micro . strategy
and Block saw some relief on Thursday as their shares headed into positive territory. But the gains may not last if Bitcoin does not improve.
(Stock ticker: MSTR), a business intelligence software company, advanced 1.9% to $171 shortly afterwards, while the payments app
It rose 2.9% to $73.20.
Both stocks are closely related to Bitcoin and appear to be challenging weakness in the cryptocurrency, which recently dropped 7.5% to around $29,100. Microstrategy is down 67% this year while Block is down 53%. Both are the worst performers of Bitcoin, down 37% year-to-date.
Without a sustainable recovery in Bitcoin, the rally in both stocks may be short-lived.
Microstrategy generates nearly all of its revenue from the software business, but its primary asset is Bitcoin: the company held more than 129,200 tokens on its balance sheet as of March 31. Microstrategy’s Bitcoin holdings were valued at $5.9 billion at the end of March. That’s down to $3.76 billion at current bitcoin prices.
The company’s strategy includes issuing bonds to fund more bitcoin purchases, but it cautioned investors about the impact of higher interest rates and lower bitcoin prices on its finances. “If we are not able to generate sufficient cash flow to service our debt and allocate the necessary capital expenditures, we may be required to sell bitcoin,” the company said in its statement for the first quarter.
The stock’s recent declines reflect fears that Microstrategy will breach debt covenants or be forced to sell some of its bitcoin holdings if the price continues to fall. The company said it was sticking to its commitments as of March 31.
Bitcoin has been slipping for weeks; It has fallen more than 30% since April 21, when prices were around $42,000. The cryptocurrency is now trading at less than Microstrategy’s average purchase price of $30,700, according to the company’s first quarter financial report. The value of its bitcoin holdings is close to $2.4 billion in debt and loans that Microstrategy holds on its balance sheet.
Most of that debt consists of high-profile, $500 million secured bonds, plus $1.7 billion of older convertible bonds. The company also took out a loan from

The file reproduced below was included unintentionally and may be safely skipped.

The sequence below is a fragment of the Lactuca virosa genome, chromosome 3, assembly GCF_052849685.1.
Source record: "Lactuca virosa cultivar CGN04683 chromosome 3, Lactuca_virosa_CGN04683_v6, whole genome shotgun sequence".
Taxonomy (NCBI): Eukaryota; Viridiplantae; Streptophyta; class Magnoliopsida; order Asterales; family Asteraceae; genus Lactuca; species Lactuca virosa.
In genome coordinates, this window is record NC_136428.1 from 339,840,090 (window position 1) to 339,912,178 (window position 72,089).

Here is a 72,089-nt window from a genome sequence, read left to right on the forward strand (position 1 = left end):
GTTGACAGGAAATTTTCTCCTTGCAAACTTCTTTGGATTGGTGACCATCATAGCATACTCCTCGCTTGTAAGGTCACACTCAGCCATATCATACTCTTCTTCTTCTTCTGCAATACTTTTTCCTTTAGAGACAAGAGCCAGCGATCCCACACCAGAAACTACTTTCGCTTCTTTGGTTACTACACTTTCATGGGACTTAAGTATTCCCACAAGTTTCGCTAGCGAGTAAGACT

(SI) in the first quarter, valued at $205 million and backed by $820 million in Bitcoin at the time of release.
Microstrategy reports annual interest expense of just $44 million. The company generated $28 million in operating income in the first quarter and $22 million in the fourth quarter of 2021. The company has $95 million in cash on its balance sheet.
Shirish Jagodia, Head of Investor Relations, said in an interview earlier this week with Baron.
CFO Fung Lu said in the company’s latest earnings call that Bitcoin would need to trade around $21,000 for the company to meet the margin call.
CEO Michael Saylor also weighed in with a tweet On May 10, he wrote, “MicroStrategy has a $205 million term loan and needs to keep $410 million as collateral.” He added that the company has 115,109 bitcoins to pledge. And if the bitcoin price drops below $3,562, the company can post some other guarantees.
Block, for its part, is essentially a payments app that consists of a “vendor” business for merchants and a cash app for peer-to-peer payments. But CEO Jack Dorsey, a bitcoin proponent, bought bitcoin for Block’s treasury and expanded the Cash app to include bitcoin trading.
This turned Block into a Bitcoin-derived equity. And it significantly affected the stock, bringing it down for several months. Block did not immediately respond to a request for comment.
Some analysts are now urging Dorsey to rethink his bitcoin strategy.
“SQ’s excessive association with Bitcoin is shameful,” Mizuho analyst Dan Dolev said in a note Thursday. He added, “Marking SQ as a ‘crypto stock’ prevented the stock from benefiting from a fundamental boost,” including accelerating overall earnings in implementing cash and seller ecosystems.
He added that the ban should be “decoupled” from bitcoin, noting that it represents less than 5% of the total profit. The analyst maintained the buy rating, but lowered his “painfully” target for the stock to $135 from $215, reflecting lower estimates for total earnings and a lower market multiple.
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